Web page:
- Stop looking at bright screens, one to two hours within your bedtime. (Alternative: only look at small screens with low brightness and a blue light filter just like in newer mobile phone models).
- Wear sleep masks or keep your room pitch-dark during bedtime by using heavy curtains and covering your light-emitting electronics.
- Make sure your room is well-ventilated and maintains a cool temperature of 18 degrees Celsius or 65 degrees Fahrenheit.
- Lie on a mattress and pillow that’s perfect for your level of comfort.
- Don’t keep your TV and computer inside your bedroom (condition your mind that the room is for sleep and other private things only).
- Install dim nightlights or use a flashlight in case you need to pee or drink water in the middle of the night.
- Don’t drink too much water before bed to avoid waking up just to pee.
- Exercise early in the morning so you’ll get super-tired at night.
- Limit your caffeine intake.
- Don’t smoke cigarettes before bedtime.
- This may sound childish but try to count sheep to block your thoughts until you sleep.
- Improve your time management skills to avoid stressing over stuff even when you’re already in bed.
- Don’t watch TV late at night (Alternative: listen to audiobooks, relaxing songs, or white noise).
We can also give you the steps to relaxing your mind and body as you prepare to fall asleep:
- Start by closing your eyes.
- Inhale and exhale slowly to maintain deep breaths.
- Tense your muscles for a few seconds and release (start from your toes to your head).
- Concentrate on imagining a peaceful place.
Is It Bad to Watch TV Lying Down?
So you realized it’s not the best idea to sleep with the TV on. Is that enough to guarantee that you’ll have a healthier physical and mental health? If you love to watch TV while lying down on the floor or sofa, you should pay attention to this section.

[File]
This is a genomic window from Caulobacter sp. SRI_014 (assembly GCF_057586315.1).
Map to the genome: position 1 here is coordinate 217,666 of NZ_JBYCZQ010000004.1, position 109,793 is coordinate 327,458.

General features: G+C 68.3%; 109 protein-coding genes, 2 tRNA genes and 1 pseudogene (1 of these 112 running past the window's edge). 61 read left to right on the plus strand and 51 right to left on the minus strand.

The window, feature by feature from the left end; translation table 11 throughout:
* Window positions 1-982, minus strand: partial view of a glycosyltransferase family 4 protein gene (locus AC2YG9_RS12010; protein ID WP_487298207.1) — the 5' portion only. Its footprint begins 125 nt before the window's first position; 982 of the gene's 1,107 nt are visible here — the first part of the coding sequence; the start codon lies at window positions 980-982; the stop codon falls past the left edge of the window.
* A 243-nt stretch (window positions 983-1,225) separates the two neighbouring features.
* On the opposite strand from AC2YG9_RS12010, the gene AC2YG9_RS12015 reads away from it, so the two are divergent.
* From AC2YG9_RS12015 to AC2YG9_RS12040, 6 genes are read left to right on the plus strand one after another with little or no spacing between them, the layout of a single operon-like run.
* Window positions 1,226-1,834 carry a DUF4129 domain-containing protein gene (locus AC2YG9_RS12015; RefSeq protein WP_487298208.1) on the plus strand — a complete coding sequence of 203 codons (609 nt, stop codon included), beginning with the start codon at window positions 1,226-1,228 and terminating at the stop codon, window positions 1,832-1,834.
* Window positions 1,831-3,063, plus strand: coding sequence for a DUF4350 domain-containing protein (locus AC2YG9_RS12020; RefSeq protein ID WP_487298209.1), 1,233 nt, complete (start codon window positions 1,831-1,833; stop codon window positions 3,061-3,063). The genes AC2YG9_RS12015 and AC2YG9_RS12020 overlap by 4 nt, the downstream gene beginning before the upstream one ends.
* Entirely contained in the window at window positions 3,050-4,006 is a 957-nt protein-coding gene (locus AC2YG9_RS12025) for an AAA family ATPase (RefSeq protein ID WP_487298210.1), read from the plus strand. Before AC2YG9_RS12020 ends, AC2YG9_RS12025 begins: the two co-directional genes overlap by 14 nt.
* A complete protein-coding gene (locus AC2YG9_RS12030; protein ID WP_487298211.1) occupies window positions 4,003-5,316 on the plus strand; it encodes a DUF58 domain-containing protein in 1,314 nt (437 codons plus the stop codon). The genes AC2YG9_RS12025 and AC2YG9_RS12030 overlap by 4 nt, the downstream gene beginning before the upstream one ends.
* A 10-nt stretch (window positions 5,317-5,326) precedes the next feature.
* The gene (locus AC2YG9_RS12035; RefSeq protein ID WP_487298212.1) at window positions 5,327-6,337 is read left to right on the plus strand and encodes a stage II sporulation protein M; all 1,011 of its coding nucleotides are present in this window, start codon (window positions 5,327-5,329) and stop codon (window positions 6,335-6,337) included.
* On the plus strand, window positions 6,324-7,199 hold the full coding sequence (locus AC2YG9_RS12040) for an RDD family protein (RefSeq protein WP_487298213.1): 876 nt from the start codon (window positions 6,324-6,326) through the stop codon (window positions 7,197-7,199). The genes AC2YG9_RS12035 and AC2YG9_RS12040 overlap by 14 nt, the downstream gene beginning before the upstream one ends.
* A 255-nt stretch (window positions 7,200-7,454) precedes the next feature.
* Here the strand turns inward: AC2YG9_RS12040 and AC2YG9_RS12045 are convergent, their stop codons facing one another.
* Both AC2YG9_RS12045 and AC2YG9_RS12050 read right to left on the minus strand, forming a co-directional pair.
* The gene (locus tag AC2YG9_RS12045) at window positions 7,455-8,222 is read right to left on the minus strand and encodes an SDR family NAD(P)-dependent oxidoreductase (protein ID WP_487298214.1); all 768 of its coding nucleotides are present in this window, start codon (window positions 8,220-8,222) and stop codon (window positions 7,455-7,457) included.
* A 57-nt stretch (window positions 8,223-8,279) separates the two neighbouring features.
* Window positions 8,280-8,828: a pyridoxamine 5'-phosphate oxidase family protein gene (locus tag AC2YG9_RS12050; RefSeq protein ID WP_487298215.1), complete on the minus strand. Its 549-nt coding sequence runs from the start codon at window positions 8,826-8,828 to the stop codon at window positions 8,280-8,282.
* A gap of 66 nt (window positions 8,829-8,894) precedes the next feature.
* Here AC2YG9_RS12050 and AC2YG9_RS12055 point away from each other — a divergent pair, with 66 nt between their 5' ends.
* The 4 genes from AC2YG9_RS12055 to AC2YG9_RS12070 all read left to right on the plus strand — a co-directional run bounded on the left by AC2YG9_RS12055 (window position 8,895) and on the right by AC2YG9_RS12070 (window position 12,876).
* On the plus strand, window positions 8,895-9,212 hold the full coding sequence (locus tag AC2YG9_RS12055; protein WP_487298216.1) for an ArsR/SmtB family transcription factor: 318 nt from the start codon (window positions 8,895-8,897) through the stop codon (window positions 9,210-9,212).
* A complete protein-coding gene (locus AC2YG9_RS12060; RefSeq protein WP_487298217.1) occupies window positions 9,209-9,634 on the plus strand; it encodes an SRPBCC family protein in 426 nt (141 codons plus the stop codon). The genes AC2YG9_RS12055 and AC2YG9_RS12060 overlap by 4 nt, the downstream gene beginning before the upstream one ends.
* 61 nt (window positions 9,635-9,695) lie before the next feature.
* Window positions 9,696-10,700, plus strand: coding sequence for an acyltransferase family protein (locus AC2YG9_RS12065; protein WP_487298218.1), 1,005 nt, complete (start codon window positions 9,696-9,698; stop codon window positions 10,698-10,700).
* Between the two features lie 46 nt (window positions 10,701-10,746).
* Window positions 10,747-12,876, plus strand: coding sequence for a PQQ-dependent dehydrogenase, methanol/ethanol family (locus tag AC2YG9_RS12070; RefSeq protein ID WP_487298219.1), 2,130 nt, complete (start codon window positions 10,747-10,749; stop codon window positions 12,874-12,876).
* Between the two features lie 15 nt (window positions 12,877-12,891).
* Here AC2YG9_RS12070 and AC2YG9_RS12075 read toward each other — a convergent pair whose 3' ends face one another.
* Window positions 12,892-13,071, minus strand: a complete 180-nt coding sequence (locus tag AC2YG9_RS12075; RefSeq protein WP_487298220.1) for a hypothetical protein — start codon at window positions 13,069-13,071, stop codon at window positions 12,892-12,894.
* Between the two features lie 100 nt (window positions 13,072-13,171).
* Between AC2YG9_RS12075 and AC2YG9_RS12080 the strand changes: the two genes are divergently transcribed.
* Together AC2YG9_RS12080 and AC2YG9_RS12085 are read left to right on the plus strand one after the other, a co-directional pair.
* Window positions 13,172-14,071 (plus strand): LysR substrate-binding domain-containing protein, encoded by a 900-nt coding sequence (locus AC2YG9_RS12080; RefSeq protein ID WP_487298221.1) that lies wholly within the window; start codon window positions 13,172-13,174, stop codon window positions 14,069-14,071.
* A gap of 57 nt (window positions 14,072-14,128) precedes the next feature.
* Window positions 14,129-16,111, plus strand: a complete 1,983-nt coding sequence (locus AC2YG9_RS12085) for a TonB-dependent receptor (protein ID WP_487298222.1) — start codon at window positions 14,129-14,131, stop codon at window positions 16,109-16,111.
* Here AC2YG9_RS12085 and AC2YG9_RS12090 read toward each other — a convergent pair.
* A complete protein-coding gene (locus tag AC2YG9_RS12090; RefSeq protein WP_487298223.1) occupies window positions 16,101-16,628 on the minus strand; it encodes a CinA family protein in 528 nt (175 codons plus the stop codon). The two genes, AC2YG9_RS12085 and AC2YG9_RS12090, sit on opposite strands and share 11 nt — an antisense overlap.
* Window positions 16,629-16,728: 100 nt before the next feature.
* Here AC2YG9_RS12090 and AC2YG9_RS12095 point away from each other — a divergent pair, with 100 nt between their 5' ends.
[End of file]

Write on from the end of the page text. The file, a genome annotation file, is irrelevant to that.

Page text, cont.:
The first disadvantage of lying down while watching TV has something to do with your eyes. Your eyes should be in a horizontal position, which is why it’s better to sit. If you’re lying down, your eyes will try so hard to process the images to make you comprehend what you see. That may lead to a terrible headache.
Next, your body will feel tired. Watching TV can go on for hours, so you don’t want to strain your back, shoulders, and hips.
Aside from sitting with proper posture, you may do some yoga poses while watching TV to prevent body pain in the long run. There’s no excuse anymore for not stretching your body every day.
Try the following yoga poses for a healthier activity while binge-watching your shows:
- Sit on your legs by kneeling first on pillows and laying your bottom on your calves.
- Sit on the floor without slouching by pressing your back against the sofa with a pillow and keeping your legs straight on the surface.
- Spread your legs until they form a wide “V” and place your elbows on the pillows between your thighs.
Is It OK to Sleep with the Light On?
Sometimes, we can’t help thinking about scary stories and horror scenes out of the blue. That’s why it’s okay to watch TV sometimes until you sleep as long as you activate the timer that will automatically turn the device off. What if you turn the lights on as well?
Your body is designed to be alert once it senses light. Humans are meant to be awake in the morning and fast asleep at night. So, it’s a no-brainer that we sleep less when we’re exposed to the lights in our room.
The results are fatigue during the day and stress when you get confused, waking up at night thinking it’s morning already.
Conclusion – Why Do I Sleep Better with the TV On?
As much as possible, give yourself a favor and sleep in total darkness for the sake of your health. If you can’t stand sleeping in the dark, don’t hesitate to seek professional help.